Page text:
The Massachusetts Port Authority today dedicated the Boston Logan International Airport 9/11 Memorial as a place of reflection and remembrance for those affected by the events of September 11, 2001. The 2.5 acre site at the heart of the airport acknowledges the events of 9/11 and honors the passengers and crews of American Airlines Flight 11 and United Airlines Flight 175, both of which departed Logan Airport that morning for Los Angeles. The Memorial also commemorates the dedication of the Logan Airport community and the contribution they made in restoring the aviation system to full operation.
“September 11 will remain with all of us – especially those who lost loved ones that terrible day and those of us who work in aviation,’’ said Thomas J. Kinton Jr. Massport CEO & Executive Director. “As the airport operator, our intention was to build a public memorial at Logan Airport that acknowledges the tremendous loss for all who had loved ones on those flights, both the heroic flight crews and the passengers as well. We believe this memorial accomplishes that. This memorial tells the story of an event that took people we loved away from us – 147 of them – whose names are inscribed in the glass sculpture sitting on the highest point of the site.’
"This memorial honors the lives tragically lost seven years ago, pays tribute to the families and survivors left behind, and serves as a reminder to us all of the resilience of our country,” said Governor Deval Patrick.
In 2003, the Massachusetts Port Authority identified a 2.5 acre site at the airport and held a public design competition to create the Airport 9/11 Memorial. A committee comprised of representatives from the airlines, families of crew members, local design professionals and Massport chose The Place of Remembrance submitted by Moskow Linn Architects, Inc. of Boston, as the winning design.
“Massport is grateful to representatives from Boston’s design community who gave their time and expertise to advise us on this project, especially David Dixon, of Goody Clancy Associates, and Bill Taylor, of Carol R. Johnson Associates, who served as co-chairs of the 9/11 Memorial Design Advisory Committee,’’ said Kinton.
Design committee member Michael Sweeney, whose wife Amy was a flight attendant on Flight 11, said, “the Memorial is a fitting tribute to those directly affected by the events that day and provides a place for remembrance and comfort in the middle of an international airport.’’
“I am glad that Massport and Boston will remember the day and that this Memorial is in a prominent location,’’ said Peg Ogonowski, a design committee member and wife of American Capt. John Ogonowski. “This was such a terrible event of such magnitude and I am glad it will be remembered in a peaceful way, in a place of solace that brings the airport community together.’’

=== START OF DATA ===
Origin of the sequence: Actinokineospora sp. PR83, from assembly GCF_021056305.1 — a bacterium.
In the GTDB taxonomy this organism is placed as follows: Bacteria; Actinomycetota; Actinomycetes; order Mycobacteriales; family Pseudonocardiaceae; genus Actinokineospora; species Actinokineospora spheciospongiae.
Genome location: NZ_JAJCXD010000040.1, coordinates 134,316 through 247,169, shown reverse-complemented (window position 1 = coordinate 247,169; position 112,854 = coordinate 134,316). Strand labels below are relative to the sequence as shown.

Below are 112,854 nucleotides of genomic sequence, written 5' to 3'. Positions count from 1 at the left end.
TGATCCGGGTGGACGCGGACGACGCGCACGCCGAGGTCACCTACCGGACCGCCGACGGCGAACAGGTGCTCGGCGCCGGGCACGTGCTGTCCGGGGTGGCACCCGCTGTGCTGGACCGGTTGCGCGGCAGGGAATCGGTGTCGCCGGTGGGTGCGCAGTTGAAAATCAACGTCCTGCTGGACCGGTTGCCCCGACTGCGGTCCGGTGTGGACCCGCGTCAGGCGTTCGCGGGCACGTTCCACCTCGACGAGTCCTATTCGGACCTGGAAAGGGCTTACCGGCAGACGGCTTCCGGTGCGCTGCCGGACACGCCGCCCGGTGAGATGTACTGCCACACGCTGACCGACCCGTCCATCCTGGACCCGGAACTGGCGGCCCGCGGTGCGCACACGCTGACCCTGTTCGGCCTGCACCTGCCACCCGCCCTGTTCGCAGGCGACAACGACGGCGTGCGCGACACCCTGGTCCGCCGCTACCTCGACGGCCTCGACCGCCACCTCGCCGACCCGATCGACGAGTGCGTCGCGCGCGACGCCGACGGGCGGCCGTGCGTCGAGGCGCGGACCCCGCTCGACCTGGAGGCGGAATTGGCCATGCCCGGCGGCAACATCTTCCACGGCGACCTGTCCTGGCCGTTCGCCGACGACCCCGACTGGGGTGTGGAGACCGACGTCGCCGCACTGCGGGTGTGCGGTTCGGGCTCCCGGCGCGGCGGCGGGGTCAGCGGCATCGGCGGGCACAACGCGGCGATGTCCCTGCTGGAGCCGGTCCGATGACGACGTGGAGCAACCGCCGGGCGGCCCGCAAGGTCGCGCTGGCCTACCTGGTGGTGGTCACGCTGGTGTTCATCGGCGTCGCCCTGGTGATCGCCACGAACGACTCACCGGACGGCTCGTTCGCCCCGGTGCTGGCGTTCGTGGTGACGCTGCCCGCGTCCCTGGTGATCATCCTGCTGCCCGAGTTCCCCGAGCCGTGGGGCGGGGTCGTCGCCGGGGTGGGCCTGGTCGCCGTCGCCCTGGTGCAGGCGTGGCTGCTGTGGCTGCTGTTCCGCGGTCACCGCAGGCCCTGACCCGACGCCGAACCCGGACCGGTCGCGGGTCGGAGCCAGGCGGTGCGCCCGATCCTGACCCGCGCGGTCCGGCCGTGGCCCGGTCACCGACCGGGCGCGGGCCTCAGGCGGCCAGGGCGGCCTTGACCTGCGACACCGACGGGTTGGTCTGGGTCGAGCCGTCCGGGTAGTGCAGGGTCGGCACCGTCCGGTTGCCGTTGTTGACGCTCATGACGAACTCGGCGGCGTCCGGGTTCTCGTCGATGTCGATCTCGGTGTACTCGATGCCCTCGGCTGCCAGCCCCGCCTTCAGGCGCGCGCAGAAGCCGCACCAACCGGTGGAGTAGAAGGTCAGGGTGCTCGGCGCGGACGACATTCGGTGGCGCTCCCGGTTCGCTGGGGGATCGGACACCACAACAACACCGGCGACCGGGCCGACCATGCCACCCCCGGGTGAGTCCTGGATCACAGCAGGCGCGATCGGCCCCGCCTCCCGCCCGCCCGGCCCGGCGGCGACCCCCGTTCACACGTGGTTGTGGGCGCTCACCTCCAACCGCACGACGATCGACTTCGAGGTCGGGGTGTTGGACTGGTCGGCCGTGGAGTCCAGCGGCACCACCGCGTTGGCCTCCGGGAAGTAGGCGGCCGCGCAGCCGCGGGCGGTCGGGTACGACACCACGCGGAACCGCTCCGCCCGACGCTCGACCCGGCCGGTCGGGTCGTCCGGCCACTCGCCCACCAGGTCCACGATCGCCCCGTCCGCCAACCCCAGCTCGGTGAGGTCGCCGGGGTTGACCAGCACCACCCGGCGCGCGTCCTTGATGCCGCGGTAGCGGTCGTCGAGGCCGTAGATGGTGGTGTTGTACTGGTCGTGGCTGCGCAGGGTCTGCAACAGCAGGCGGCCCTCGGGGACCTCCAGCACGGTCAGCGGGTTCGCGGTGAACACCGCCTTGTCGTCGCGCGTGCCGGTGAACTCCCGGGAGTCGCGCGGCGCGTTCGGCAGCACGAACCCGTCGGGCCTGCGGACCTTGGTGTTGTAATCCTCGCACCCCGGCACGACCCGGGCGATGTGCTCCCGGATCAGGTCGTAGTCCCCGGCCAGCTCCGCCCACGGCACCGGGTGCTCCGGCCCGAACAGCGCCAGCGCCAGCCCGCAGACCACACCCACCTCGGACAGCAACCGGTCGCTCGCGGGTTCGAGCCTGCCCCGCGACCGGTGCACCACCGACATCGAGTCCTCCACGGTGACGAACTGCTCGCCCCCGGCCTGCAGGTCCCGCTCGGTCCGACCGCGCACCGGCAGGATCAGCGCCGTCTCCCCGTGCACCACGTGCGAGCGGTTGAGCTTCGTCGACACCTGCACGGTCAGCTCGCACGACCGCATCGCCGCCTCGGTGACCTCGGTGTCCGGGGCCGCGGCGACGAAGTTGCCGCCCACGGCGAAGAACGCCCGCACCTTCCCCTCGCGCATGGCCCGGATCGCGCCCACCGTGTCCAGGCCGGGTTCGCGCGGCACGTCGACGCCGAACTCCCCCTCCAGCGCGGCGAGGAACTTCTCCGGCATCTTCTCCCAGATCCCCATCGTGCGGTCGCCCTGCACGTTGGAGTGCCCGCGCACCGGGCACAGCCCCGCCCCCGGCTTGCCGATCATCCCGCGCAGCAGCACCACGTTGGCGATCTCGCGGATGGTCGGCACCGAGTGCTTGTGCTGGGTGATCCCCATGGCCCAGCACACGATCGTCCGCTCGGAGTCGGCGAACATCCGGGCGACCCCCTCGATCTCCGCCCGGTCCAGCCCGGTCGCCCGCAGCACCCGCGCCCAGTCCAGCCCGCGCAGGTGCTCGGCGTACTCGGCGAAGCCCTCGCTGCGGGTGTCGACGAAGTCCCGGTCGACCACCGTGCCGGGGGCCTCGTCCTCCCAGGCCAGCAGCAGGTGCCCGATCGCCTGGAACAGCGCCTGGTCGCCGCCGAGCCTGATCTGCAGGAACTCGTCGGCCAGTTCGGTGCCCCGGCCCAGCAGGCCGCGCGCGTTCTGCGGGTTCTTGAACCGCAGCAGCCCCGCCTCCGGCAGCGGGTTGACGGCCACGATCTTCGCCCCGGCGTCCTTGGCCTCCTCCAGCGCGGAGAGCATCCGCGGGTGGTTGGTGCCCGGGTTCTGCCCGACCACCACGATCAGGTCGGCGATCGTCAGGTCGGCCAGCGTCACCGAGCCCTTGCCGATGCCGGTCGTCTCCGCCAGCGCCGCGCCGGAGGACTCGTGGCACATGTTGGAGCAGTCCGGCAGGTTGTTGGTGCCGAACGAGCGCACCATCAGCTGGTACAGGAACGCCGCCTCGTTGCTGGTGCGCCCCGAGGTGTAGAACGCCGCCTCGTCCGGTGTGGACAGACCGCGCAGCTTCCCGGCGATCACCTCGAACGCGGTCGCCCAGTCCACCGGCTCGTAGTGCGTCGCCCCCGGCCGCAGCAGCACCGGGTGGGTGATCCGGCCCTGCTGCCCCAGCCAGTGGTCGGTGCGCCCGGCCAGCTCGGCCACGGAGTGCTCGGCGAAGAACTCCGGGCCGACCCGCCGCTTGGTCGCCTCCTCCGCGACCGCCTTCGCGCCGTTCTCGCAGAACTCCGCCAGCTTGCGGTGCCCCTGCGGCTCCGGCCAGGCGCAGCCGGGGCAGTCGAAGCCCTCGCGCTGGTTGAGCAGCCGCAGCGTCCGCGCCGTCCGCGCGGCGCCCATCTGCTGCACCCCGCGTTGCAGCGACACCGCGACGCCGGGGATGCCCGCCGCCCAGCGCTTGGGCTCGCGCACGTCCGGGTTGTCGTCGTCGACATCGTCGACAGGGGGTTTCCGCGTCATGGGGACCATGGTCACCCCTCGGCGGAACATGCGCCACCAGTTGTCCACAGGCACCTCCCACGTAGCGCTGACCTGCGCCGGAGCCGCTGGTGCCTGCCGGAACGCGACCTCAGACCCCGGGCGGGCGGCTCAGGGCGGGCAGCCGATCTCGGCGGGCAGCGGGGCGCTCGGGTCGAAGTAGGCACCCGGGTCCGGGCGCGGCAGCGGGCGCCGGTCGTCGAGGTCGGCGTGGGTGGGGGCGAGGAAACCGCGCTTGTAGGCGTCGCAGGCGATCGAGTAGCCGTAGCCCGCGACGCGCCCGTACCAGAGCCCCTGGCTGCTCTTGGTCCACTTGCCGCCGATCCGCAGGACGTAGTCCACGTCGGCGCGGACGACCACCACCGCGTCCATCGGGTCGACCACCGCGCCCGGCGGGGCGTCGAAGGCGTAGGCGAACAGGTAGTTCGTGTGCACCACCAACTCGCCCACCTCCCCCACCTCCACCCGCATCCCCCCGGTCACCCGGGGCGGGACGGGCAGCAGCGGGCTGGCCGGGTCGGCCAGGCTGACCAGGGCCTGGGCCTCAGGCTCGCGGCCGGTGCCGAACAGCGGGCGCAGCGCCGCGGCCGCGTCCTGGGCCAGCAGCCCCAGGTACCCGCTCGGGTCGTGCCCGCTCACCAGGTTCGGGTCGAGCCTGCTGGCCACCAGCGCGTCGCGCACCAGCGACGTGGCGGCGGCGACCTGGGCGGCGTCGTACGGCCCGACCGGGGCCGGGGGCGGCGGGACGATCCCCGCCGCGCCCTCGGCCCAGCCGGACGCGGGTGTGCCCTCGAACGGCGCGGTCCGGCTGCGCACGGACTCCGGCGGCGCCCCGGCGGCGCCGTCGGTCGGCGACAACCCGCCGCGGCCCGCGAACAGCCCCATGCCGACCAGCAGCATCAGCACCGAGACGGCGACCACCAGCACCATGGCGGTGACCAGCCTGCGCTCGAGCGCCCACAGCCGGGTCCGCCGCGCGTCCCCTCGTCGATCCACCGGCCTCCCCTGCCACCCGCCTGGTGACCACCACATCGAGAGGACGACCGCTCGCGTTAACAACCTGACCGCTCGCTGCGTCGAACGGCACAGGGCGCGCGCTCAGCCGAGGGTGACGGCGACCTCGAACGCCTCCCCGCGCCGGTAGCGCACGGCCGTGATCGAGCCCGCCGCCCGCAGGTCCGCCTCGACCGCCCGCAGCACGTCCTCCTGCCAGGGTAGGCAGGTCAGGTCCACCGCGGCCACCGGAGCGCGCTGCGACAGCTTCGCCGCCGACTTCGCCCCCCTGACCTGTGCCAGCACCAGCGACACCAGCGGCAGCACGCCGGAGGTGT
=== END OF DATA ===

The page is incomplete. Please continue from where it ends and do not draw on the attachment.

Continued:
From the point of entry for the Memorial, visitors follow one of two winding walkways that recall the flight paths of the two aircraft. The paths pass through a grove of Ginkgo trees that become more densely planted near a glass and steel sculpture, The Place of Remembrance, to create a protective enclosure and to represent how individuals came together, finding strength in the support and help of others that day and after. Once at the glass and steel sculpture, visitors can walk inside it and view two 11-foot-tall glass panels. On the side facing out is the departure time of each airplane. The side facing in is etched with the names of the passengers and crew of each flight.
As visitors gaze upward through a prism, the sky appears fractured by glass panels suspended from stainless steel cables. At night, the sculpture is illuminated serving as a beacon for all to see. Visitors exit the Memorial by returning to the point of departure, where the words “Remember this Day” are etched in granite.
“Our goal was to create a place at the airport for personal reflection, a place for comfort, and a place of remembrance for anyone whose life was forever changed on September 11, 2001,’’ said architect Robert Linn, of Moskow Linn Architects.
“As architects, when bringing a project from conception to reality, we always attempt to maintain as much of the original concept in the finished project as possible given the realities of site, budget and materiality. In this case, we are extremely pleased that the finished product turned out very close to the original concept we presented to the design review committee,’’ he said. “It was a challenge and a privilege to work on a project that is so meaningful to so many people.”
The $4 million Memorial is prominently located near the inbound roadway and the walkway from Terminal A to the Central Garage and next to the Hilton Boston Logan Airport Hotel, which donated a portion of its leased land for the Memorial. The hotel also redesigned some of its landscaping to complement the Memorial.
The Memorial is open 24 hours a day 365 days a year. For more information on the project, visit massport.com
Boston Logan serves as the gateway to the New England region and offers nonstop service to 70 domestic and 31 international destinations and in 2007 handled 28.1 million passengers. Boston Logan is the Air Line Pilot Association’s Airport of the Year for 2008 because its commitment to safety. Over the past decade, the airport has spent $4.4 billion on a modernization program that includes new terminals, parking facilities, roadways and airport concessions, and has transformed the airport into a world-class 21st Century facility.